Roy Lancaster is a plant-hunter. He hunts plants. The point bears a little repetition, I feel, because plant-hunting is at the big, beating heart of Roy Lancaster. If he was unfortunate enough to suffer an injury during one of his exotic expeditions - impaling himself on a prickly pear, perhaps - I bet he'd toss feverishly on his bed beneath a drip feed of chlorophyll.
We've been fobbed off with the idea that gardening is about decking and water features and making gullible homeowners cry. I don't know for sure, but I would guess that Roy Lancaster regards the smothered smallholding of today as a fallen Eden. He's all for going back to nature red in tooth and claw, or at least berry. "It takes a real gardener to make all the risks, all the dices with death, worthwhile," he told a symposium on plant-hunting in London. A real gardener? Surely he couldn't be referring to those gentle souls with sleeveless pullovers and seed catalogues? Well, some of them are like the 19th-century flora-fancier Ernest Wilson. Wilson was in remotest China, on the exquisite scent of Lilium regale, when his leg was broken by a rockfall. As a thank-you to the quack who set his bones, Wilson named a hitherto unknown bloom after him. "The excitement and delight of seeing new plants blots out every discomfort," Roy claimed.
In case the reader suspects a mature plant-hunter of coming over all rosy, I should add that his enthusiasm is shared by Tom Hart Dyke, whose passion for orchids is undimmed by the experience of nine months' captivity at the hands of Colombian rebels. Still in his twenties, Tom is a cutting from the old stem. Roy Lancaster said: "When young plant-hunters say to me, 'I would like to travel like you plant-hunters', I tell them, 'Go!'"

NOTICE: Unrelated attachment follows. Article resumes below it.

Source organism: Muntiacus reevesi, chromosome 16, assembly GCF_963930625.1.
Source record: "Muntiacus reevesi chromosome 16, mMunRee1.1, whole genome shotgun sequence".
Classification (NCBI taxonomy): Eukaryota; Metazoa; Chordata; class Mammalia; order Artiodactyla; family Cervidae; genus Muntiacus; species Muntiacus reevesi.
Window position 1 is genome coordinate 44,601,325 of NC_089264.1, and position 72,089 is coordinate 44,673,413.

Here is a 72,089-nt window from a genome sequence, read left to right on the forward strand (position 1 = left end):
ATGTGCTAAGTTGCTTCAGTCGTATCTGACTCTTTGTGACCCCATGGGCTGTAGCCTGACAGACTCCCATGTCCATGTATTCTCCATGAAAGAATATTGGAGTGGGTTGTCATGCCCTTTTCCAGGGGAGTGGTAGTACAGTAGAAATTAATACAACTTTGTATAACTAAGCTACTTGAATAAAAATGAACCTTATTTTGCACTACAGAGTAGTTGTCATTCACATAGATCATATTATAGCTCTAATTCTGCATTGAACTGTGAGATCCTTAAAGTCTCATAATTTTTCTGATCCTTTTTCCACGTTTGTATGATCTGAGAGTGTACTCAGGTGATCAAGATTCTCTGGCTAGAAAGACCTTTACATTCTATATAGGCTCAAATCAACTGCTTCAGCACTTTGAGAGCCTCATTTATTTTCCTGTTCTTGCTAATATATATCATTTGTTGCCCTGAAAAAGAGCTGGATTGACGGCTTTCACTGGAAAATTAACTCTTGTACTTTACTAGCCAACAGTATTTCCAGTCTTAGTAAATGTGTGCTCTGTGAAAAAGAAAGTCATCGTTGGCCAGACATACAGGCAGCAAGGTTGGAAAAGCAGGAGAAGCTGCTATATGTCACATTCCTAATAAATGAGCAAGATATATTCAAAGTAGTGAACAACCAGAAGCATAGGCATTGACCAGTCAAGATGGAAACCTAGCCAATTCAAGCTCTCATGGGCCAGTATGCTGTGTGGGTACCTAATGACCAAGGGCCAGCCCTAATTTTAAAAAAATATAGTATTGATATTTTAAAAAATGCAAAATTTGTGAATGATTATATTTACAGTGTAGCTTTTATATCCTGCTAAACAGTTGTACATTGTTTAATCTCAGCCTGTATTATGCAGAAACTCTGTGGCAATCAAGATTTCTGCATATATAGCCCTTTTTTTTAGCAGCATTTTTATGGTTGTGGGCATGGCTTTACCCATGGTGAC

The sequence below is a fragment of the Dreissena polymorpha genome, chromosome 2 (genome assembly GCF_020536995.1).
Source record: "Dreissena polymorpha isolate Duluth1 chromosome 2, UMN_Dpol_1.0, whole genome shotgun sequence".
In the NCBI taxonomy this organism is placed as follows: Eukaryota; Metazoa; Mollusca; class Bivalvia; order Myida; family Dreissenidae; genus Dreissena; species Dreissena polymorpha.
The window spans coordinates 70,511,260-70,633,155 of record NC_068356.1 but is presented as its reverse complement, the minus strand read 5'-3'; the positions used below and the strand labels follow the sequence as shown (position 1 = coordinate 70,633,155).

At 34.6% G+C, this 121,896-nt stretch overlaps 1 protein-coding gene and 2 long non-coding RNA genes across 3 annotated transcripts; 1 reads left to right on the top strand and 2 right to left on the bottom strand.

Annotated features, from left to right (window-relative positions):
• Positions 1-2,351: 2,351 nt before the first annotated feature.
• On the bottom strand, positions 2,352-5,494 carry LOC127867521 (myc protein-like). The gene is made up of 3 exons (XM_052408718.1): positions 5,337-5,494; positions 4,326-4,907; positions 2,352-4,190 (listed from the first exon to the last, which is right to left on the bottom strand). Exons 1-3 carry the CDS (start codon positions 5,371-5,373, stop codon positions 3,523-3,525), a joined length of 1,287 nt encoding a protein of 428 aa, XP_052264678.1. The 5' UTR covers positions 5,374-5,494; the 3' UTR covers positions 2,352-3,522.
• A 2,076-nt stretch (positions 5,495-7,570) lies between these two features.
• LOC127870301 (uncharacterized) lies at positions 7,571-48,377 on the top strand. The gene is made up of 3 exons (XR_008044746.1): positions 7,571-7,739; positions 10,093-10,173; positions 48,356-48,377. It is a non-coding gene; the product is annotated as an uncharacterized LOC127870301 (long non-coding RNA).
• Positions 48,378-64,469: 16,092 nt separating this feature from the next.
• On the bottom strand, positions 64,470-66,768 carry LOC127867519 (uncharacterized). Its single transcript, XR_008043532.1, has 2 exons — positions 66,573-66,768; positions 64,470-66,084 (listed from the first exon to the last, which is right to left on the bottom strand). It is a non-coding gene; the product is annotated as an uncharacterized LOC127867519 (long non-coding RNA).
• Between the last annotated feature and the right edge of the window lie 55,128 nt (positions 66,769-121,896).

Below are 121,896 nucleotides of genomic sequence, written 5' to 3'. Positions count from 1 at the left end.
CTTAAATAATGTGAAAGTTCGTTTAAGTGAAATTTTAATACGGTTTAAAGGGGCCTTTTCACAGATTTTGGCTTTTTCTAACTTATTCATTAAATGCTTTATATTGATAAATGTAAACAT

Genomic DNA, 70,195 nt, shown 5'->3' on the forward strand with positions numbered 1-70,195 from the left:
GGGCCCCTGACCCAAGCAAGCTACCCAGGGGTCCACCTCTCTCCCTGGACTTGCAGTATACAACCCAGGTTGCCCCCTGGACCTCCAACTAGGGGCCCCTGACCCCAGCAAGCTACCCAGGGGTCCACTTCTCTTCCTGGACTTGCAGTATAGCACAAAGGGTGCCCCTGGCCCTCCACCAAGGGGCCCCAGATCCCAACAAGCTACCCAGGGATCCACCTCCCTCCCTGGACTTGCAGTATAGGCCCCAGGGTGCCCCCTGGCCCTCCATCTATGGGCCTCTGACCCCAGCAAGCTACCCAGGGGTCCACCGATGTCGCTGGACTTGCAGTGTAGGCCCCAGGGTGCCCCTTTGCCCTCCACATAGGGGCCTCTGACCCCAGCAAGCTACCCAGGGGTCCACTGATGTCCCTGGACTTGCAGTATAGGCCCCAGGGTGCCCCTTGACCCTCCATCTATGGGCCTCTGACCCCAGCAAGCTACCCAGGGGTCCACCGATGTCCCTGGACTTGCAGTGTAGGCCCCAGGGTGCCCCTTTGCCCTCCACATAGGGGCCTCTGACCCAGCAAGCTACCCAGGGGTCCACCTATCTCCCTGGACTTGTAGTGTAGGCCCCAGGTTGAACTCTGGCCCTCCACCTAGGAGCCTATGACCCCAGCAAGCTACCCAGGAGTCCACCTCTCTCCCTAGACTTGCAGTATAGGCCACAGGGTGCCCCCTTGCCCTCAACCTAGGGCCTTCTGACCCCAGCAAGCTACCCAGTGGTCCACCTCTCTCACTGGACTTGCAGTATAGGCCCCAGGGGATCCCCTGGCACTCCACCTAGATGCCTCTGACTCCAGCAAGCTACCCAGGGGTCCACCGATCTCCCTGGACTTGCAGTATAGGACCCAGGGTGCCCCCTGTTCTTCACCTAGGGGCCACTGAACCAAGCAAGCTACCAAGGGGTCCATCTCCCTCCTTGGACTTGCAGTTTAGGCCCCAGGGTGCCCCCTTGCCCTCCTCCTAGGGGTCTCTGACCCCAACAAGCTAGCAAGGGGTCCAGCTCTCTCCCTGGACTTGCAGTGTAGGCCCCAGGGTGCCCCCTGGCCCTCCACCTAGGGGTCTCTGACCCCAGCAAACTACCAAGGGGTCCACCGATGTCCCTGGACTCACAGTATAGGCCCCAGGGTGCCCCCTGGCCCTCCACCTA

Before the conference, I was inclined to believe that Dorothy Parker's celebrated zinger about horticulture was the last word on the subject. Asked to include the term in a sentence, she said: "You can lead a horticulture, but you can't make her think." But there was a good, rich mulch for the mind at the convention. It was held in the dramatic gothic husk of the former St Mary-at-Lambeth, now the Museum of Garden History. In this possibly deconsecrated ground, right next door to Lambeth Palace, the exhibits include the sinister "Vegetable Lamb of Tartary". Until the 18th century, this was considered to be a hybrid of plant and beast, breathed into life by "spontaneous generation". The credulous claimed to see in it eyes, ears, hooves and wool: in short, all the ovine characteristics you might need to induce an attack of the vapours in followers of the Lamb of God. In fact, Cibotium barometz, with its teddy-bear fur, is a freakish fern.
I came away from the symposium convinced that pressing wild flowers was the most manly pastime you could shake a stick at. Plant-hunters weren't weedy naturalists, they were raiders of the lost park.